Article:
Tuesday, May 25, 2010

Hellhammer—Demon Entrails (Century Media/PDR)

Now that I’ve reviewed Tom Warrior’s latest project, let’s go way, way back to his first recordings with Hellhammer. He documented this era in Only Death is Real, THE metal book of 2010 so far. The only thing that remarkable compendium didn’t include was a soundtrack. Fortunately, Century Media released just such a thing in 2008.

At the time of their first release, most bands are like teenagers—reckless, ill-groomed, and pumped up with new possibilities. When Swiss legends Hellhammer put out the Apocalyptic Raids EP, they were toddlers, artistically—apt to fall down, smear peanut butter on the cat, and forget to use their “inside voice.” After the EP’s release, critics gave them a unanimous “time out,” during which Tom Warrior and Martin Eric Ain’s balls dropped and they emerged kicking and screaming with the mighty Celtic Frost.

But even before Apocalyptic Raids, Hellhammer took their first baby steps via the demos compiled on this two-disc archival release, Demon Entrails. If you’ve heard Apocalyptic Raids, you can imagine what the Hellhammer demos must sound like. The sonics are indeed grim. Yet, some promise seeps out of the murk. Hellhammer knew what they were going for, even if their ambitions far outstripped their abilities.

Disc one contains the entire Satanic Rites demo from December 1983. This was the band’s first session in a real studio, an occasion tainted by the last-minute loss of their bassist. Described in one of the funnier episodes in Only Death is Real, the band learned that Stephen “Evoked Damnator” Priestly had gone shopping with his mother the morning of the session. “In our view, he had dishonored the name Evoked Damnator,” rues Warrior, who had to record the bass parts himself. They’re pretty much inaudible. With the production being a write-off, the band still manages to upchuck some interesting material. The ambitious “Buried and Forgotten” is an early version of “Necromantical Screams” from Celtic Frost’s To Mega Therion, one of their most grandiose tracks. “Triumph of Death” is another gnarled masterpiece—probably Hellhammer’s greatest achievement. Here it’s a couple minutes shorter than the agonizing Apocalyptic Raids version, and better for it. The riffs carry more headbanging momentum. The rest of the tracks reflect Hellhammer’s speedy punk-metal sound. “Maniac” even verges on rock ‘n’ roll, and stands out along with “Euronymos” and “Messiah” as the best of the blackened polkas.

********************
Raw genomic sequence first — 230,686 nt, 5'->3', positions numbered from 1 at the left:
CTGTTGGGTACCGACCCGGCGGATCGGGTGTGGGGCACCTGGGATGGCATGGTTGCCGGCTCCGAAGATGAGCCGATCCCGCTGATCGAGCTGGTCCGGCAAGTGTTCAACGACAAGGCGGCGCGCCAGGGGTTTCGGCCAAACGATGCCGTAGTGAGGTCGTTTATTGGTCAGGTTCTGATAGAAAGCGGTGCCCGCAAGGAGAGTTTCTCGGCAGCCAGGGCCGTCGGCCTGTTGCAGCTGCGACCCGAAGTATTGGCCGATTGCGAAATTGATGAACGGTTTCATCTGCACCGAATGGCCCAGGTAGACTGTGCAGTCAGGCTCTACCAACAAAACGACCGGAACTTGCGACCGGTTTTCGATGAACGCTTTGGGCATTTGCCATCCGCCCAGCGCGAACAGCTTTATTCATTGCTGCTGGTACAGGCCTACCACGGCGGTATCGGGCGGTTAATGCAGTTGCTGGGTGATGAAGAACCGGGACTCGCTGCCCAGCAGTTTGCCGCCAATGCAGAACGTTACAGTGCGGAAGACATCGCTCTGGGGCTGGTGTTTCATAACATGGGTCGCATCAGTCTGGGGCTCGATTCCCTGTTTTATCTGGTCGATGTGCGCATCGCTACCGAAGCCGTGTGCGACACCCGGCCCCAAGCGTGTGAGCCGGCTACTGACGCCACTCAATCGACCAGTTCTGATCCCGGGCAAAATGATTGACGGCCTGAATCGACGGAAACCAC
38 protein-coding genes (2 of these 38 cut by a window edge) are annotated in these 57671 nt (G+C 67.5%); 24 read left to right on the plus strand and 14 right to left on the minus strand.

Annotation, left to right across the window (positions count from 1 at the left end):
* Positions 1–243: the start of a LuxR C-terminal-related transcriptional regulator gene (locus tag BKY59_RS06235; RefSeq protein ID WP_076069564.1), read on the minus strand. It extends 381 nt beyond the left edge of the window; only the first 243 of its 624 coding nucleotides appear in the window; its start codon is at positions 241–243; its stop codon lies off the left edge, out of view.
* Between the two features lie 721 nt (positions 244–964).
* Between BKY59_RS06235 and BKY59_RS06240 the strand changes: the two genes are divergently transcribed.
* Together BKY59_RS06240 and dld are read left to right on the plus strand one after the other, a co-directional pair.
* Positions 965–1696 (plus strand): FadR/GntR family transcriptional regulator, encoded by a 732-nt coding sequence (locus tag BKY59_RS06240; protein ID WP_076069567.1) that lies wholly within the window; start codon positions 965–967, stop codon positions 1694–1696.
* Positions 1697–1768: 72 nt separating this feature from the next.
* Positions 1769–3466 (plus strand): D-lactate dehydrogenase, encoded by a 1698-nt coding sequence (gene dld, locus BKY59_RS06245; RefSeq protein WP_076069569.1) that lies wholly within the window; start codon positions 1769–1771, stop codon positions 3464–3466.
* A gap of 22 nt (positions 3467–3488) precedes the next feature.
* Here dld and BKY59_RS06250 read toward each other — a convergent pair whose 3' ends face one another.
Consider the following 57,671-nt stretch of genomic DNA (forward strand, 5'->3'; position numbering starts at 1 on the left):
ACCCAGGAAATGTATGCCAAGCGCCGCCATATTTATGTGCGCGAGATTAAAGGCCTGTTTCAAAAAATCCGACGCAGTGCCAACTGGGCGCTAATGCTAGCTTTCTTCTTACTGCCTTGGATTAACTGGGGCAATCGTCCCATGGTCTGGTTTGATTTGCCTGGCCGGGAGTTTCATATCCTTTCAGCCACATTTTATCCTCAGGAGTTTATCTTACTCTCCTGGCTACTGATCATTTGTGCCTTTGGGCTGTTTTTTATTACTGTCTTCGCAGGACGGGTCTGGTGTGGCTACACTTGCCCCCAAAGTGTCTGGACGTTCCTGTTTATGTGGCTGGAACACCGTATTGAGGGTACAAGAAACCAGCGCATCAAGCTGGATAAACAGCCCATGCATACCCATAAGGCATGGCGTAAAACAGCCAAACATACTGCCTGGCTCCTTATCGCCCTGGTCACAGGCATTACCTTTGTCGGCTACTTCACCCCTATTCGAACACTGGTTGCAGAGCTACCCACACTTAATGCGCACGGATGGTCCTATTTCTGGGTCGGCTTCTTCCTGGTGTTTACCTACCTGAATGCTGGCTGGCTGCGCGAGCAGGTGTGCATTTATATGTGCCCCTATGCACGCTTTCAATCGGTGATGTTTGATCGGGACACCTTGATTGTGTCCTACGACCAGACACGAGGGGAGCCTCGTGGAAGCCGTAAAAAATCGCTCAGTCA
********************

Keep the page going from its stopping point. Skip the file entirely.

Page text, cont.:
Disc two steps back six months in time for the Triumph of Death and Death Fiend demos, both recorded in one session at the band’s rehearsal space (the latter title was never released). Intoxicated with the idea of recording, they laid down their entire 17-song repertoire. The sound is truly noxious, but better balanced than the Satanic Rites demo, with Steve Warrior’s Cronos-inspired bass sound holding it own against Warrior’s guitar slop. The band bulldozes through everything with little attention to quality control. Were it not for their zeal to release everything, they could have tossed out at least half this material from the outset. Some of the important elements are in place, like Warrior’s biting guitar sound. The rest of the good stuff seems to happen by accident: “Death Fiend”’s punkish energy and the (hobbled) stoner rock groove of “Bloody Pussies,” for example. The band’s first thrash at “Triumph of Death” is even shorter and faster than the version on disc one. Blinded by metal, leather and hell, Hellhammer were still scrambling for control over their material in terms of performance and songwriting.

While none of this was acceptable to the metal establishment at the time, hearing it now that "raw, primitive BM" is an accepted subgenre underlines Hellhammer's unwitting influence. It’s interesting to hear their sound develop from elements of the NWOBHM (especially Venom) along with a more cruel approach using Sabbathian power chords in semitone clusters. Demon Entrails demonstrates that Hellhammer were a departure point where metal took a stern, uncompromising direction that led to the second wave of black metal. Demon Entrails isn’t exactly a listening pleasure, but it is an undeniable piece of metal history.

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